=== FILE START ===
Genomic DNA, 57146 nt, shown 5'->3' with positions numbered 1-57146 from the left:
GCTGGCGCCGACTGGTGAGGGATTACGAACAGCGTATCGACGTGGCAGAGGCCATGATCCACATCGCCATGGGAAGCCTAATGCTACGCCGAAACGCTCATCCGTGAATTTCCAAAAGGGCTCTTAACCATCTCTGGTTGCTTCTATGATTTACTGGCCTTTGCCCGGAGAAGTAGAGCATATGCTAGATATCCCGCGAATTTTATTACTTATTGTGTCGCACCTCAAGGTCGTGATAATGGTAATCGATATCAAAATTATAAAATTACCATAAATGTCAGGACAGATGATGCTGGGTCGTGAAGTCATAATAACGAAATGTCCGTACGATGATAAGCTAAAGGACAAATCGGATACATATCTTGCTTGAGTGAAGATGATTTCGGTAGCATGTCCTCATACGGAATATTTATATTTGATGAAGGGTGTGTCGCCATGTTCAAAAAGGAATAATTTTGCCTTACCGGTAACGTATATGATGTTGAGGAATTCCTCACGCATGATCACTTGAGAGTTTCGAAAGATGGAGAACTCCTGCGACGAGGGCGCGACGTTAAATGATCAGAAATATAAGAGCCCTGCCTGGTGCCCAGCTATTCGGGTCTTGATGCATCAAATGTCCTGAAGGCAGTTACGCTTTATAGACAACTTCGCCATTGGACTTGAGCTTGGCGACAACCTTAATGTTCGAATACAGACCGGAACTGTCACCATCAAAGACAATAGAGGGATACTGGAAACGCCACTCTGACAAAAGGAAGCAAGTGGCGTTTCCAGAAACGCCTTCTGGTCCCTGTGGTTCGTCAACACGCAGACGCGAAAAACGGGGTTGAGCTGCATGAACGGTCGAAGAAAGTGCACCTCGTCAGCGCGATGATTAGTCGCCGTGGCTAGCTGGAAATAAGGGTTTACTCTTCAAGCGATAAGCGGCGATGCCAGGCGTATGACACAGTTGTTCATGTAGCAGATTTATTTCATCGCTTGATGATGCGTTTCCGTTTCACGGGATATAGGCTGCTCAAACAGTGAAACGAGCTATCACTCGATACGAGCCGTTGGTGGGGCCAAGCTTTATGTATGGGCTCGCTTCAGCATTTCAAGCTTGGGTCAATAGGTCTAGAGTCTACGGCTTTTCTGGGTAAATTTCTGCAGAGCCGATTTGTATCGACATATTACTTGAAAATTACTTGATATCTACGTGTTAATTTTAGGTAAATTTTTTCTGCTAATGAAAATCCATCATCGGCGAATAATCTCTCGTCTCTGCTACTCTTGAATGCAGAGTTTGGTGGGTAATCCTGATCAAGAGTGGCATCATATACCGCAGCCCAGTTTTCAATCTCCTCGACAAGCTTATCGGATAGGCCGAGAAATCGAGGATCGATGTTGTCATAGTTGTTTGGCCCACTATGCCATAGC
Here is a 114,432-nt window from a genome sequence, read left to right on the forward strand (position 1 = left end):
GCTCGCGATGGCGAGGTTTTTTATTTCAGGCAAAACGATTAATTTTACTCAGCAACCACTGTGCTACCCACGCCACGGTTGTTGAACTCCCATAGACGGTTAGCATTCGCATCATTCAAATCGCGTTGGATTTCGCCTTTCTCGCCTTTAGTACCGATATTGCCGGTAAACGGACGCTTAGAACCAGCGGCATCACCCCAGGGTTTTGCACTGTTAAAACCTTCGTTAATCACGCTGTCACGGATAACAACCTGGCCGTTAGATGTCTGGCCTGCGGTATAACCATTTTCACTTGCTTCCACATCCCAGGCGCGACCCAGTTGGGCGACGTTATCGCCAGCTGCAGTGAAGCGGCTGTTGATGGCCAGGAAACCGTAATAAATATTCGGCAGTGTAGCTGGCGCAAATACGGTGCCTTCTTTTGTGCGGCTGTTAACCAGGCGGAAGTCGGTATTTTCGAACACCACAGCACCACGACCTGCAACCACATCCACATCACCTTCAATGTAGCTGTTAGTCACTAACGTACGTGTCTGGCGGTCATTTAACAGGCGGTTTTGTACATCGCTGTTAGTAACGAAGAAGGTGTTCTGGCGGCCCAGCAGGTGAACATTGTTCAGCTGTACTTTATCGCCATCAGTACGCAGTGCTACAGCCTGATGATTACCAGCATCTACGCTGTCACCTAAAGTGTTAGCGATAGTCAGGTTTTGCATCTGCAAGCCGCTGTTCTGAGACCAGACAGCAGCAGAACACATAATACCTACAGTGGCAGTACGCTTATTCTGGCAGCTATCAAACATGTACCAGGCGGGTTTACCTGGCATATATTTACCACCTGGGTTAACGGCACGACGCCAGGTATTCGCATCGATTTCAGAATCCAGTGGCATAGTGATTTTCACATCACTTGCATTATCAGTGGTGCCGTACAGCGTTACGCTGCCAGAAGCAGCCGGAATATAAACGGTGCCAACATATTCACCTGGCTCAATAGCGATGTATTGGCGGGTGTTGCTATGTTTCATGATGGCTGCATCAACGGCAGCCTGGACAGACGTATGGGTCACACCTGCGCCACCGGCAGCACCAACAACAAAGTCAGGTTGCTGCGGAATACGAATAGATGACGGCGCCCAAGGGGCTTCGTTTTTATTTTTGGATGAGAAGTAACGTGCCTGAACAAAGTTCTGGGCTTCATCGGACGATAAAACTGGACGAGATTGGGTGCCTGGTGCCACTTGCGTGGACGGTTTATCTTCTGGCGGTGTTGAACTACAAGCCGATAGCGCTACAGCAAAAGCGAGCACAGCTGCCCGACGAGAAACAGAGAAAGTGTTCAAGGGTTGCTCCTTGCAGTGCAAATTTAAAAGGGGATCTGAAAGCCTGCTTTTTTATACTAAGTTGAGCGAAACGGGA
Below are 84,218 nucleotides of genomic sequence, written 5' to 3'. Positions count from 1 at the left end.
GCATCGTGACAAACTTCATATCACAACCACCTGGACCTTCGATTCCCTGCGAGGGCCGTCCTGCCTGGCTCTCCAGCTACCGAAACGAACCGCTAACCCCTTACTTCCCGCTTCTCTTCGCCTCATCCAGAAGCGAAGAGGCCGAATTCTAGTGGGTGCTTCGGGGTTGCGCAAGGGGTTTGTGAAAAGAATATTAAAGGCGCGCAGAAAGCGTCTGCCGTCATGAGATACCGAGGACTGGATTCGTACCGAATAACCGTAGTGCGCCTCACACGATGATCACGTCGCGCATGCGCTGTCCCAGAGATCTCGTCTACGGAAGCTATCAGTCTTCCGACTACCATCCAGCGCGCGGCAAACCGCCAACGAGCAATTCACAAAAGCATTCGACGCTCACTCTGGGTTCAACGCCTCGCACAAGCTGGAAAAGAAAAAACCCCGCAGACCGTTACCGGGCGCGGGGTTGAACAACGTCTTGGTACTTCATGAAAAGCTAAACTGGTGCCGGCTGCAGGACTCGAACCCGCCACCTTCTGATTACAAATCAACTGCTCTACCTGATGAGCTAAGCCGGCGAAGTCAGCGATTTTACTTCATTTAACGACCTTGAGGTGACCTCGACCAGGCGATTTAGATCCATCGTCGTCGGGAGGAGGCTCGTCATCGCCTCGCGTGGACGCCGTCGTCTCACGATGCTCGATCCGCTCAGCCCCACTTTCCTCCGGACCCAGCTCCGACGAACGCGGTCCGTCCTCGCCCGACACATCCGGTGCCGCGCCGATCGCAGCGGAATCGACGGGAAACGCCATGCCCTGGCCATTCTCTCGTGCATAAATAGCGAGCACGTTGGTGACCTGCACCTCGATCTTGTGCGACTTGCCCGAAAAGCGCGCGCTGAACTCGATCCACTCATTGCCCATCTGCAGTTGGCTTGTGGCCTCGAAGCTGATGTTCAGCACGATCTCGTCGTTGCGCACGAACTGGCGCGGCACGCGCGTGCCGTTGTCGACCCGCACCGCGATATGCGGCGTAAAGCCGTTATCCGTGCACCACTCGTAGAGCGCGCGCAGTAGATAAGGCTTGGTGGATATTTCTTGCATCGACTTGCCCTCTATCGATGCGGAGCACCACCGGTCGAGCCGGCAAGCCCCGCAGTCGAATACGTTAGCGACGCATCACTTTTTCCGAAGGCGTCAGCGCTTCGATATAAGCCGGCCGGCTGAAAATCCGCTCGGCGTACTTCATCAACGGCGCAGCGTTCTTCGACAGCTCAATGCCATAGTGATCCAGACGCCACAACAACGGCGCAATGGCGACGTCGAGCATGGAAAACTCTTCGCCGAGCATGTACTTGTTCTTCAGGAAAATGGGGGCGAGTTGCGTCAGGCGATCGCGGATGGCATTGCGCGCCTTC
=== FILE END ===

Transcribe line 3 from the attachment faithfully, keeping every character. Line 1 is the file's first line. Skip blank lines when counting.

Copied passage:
Here is a 114,432-nt window from a genome sequence, read left to right on the forward strand (position 1 = left end):